This is also where the breakdown of joint families kicks in. Devoid of the company of grandparents, children of most urban Indian couples have no link with their native tongue.

 

During the course of this article, as TOI-Crest reporters fanned out across the country's metros, many youngsters said they didn't even know their parents came from diverse cultural and linguistic backgrounds because all of them spoke English at home. The "assimilation" , in that sense, was complete and seamless. It's a pointer to a larger change sweeping across communities migrating from their native towns to urban centres.

 

Like Tamra, the daughter of IAS officers Neerja Rajsekhar and Rajsekhar Vundru, says, "I speak in English or Hindi. The one time I showed an interest to learn Telugu (her father's mother tongue), there was no one to teach me." But what is this doing to the linguistic characteristics of India, and its rich linguistic diversity?

 

With a quarter of India's population - 255 million - speaking at least two languages and one in every 12 - that's 87.5 million - speaking at least three, India is still a nation of polyglots. An analysis of data from the 2001 census on bilingualism and trilingualism suggests that speaking three or more languages is largely restricted to the relatively elite sections of society, but bilingualism is not.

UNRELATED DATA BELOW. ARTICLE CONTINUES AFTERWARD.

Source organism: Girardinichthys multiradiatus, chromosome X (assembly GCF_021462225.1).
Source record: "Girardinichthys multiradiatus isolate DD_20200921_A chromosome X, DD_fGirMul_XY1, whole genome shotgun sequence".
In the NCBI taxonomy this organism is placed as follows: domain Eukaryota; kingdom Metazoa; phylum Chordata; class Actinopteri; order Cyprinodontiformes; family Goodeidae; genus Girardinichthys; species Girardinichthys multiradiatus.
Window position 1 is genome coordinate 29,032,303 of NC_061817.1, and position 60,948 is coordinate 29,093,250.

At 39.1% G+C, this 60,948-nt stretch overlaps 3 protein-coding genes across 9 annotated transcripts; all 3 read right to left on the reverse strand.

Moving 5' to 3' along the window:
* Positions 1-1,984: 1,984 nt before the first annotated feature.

The data shows that of the 87.5 million people who speak three or more languages, a little over 63 million speak both Hindi and English. This could be the impact of the three-language formula in schools, but the fact that almost three-fourths of the trilingual population speaks English is evidence of the phenomenon being more common among the better-off sections of society. There appears to be a clear link between knowledge of English and economic prosperity.

 

Among the 167.5 million who speak only two languages, only 54.8 million speak English as either their first or second language. In other words, less than a third of the bilingual population knows English. Quite clearly, many of the bilinguals are from the not-so-well-off sections.

 

DEEPLY IMPACTED SOUTH